He's already made his name as a Hollywood player but with his
new film, When
Saturday Comes, Yorkshire heart-throb Sean Bean has returned
to his native town
and his first love - Sheffield United FC. Here, he shows a clear
pair of heels
to Craig Fitzsimons.
Sheffield lad Sean Bean, the man whose name means "old woman"
in Irish, might
seem to have everything in his favour - he's one of the most
respected British actors in Tinseltown, his career shows no sign
down, and it has to be said that he's a fairly handsome swine.
to his American audiences, he hides a deep, dark secret.
It is this. Are you ready?
He is a lifelong Sheffield United supporter.
Why? How come? What has he got to say for himself?
"I've supported them a long time," he confesses, "well,
since ah were about
seven years old, y'know, me dad supported them, and so did me
grandad. I didn't
really have much choice in the matter."
With a background like that, Bean's latest role is quite literally
come true. In Maria Giese's new football feature, When Saturday
plays a part which might easily have been written for him - as
Jimmy Muir, a
working class Sheffield youngster with a passion for pints, birds
and nights out
with the lads, whose overwhelming ambition in life is to play
United. In a finale so formulaic Roy of the Rovers would have
Jimmy realises his dream, pulling on the red-and-white-stripes
and coming on at
half-time to overhaul a two-goal deficit and propel Sheffield
to a last-minute
victory over Manchester United.
"Aye, it were fuckin' brilliant," he smiles, "A
great feeling. It was shot
at half-time during the actual game, we played United in the
Cup last January.
Ah were supposed to be workin' on the James Bond thing (Goldeneye,
Pierce Brosnan) but it didn't start early enough, so ah managed
to get up to
Sheffield at half-time to take penalties in front of 25,000 people.
So does he get back to Sheffield much?
"Yeah, a fair bit, when I can...obviously I can't when I'm
whenever I'm between jobs, I get back there quite a bit. I only
go up for the
weekends, really, and usually by Monday and Tuesday I'm off back
down to London
again, so I do quite a bit of boozing. It';s my perfect weekend,
out on Sunday and havin' a few pints, goin' to see the match
and then havin' a
few more pints, then Sunday dinner, then goin' out and havin'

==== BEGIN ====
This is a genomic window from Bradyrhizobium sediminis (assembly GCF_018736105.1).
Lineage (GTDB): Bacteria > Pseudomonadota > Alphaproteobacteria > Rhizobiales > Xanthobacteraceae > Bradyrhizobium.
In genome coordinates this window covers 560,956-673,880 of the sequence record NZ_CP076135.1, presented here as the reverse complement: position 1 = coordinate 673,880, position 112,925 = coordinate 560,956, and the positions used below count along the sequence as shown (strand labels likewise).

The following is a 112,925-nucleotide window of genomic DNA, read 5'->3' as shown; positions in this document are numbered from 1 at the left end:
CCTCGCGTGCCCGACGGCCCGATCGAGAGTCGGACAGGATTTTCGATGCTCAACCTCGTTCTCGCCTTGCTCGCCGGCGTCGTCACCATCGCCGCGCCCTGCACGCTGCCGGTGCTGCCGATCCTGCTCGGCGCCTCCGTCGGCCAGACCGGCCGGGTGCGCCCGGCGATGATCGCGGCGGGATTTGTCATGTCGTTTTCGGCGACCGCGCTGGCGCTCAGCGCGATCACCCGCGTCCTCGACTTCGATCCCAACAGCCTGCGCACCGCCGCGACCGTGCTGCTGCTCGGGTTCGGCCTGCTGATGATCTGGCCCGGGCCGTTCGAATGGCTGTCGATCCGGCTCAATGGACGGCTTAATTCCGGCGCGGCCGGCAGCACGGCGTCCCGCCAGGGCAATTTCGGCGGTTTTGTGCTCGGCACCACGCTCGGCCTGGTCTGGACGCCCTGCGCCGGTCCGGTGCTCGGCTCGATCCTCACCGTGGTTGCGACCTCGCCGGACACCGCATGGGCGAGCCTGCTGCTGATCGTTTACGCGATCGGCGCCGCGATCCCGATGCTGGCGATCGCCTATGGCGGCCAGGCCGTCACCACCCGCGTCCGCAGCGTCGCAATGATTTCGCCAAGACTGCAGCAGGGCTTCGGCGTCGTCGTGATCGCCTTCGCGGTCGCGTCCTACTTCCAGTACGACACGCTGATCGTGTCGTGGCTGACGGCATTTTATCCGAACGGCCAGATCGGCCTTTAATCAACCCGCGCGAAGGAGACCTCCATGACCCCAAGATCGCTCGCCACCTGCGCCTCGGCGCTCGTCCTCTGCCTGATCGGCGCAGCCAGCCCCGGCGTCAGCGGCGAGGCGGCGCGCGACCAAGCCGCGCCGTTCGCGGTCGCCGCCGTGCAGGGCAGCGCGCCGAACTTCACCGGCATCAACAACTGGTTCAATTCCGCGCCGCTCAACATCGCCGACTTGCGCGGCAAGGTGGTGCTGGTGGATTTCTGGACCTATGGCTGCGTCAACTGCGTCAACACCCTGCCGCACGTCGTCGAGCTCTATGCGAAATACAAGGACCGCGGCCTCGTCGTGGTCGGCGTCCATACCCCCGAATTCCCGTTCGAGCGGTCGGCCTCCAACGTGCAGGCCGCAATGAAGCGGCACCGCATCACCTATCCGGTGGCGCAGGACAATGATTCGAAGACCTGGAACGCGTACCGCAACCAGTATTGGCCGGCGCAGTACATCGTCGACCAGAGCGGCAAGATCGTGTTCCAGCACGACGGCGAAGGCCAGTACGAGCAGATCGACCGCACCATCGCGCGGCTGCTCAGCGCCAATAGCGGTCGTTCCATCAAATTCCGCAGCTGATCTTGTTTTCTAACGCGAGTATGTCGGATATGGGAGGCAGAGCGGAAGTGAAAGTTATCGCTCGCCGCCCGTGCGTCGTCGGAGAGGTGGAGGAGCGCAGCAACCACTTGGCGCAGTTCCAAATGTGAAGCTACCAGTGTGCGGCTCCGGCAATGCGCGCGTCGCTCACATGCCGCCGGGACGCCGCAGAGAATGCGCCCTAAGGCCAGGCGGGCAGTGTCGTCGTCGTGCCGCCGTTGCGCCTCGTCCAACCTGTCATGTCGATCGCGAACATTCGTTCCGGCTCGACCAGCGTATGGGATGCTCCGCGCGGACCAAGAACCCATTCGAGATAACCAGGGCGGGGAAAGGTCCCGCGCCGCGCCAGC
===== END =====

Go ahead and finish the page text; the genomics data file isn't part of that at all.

a few more pints
Coming from a blue-collar town that, for all its charm, has become
of an industrial wasteland, did Bean ever worry that he'd share
the fate of
WSC's Jimmy and end up working in a factory?
"I went to work with me father just after I left school,
in a factory...a
steel factory. I once worked at Marks & Spencers, cutting
the cheese in the
delicatessen, and I lasted about four hours. I think I came home
cause I just couldn't stand the smell, it were absolutely disgusting.
for the council, cutting hedges, laying paving-stones and stuff
like that. And
I had some good times there, but I didn't really want to do it
for the rest of
me life, so I got into Art College and it had this acting course
attached to it,
and from then on I just stuck at it."
Did this lead to much of a slagging from your mates?
"Yeah, occasionally, especially when I started acting. I
got called a bit of
a fairy now an' again, but I suppose that's just to be expected,
y'know, it was
a bit of an unusual thing to want to do. If it had been the other
way round, I
probably woulda done the same meself."
Having established acting as his passion, Bean enrolled at the
RADA school in London and never looked back. Does he remember
his time there
"Aye, I had a great time there, y'know, it taught me how
to get on with other
people from different walks of life - well, you have to get on
with them, seeing
them day in and day out. I also learnt a lot there, with living
away from home
- which I'd never done before, I'd never left Sheffield really
for longer than a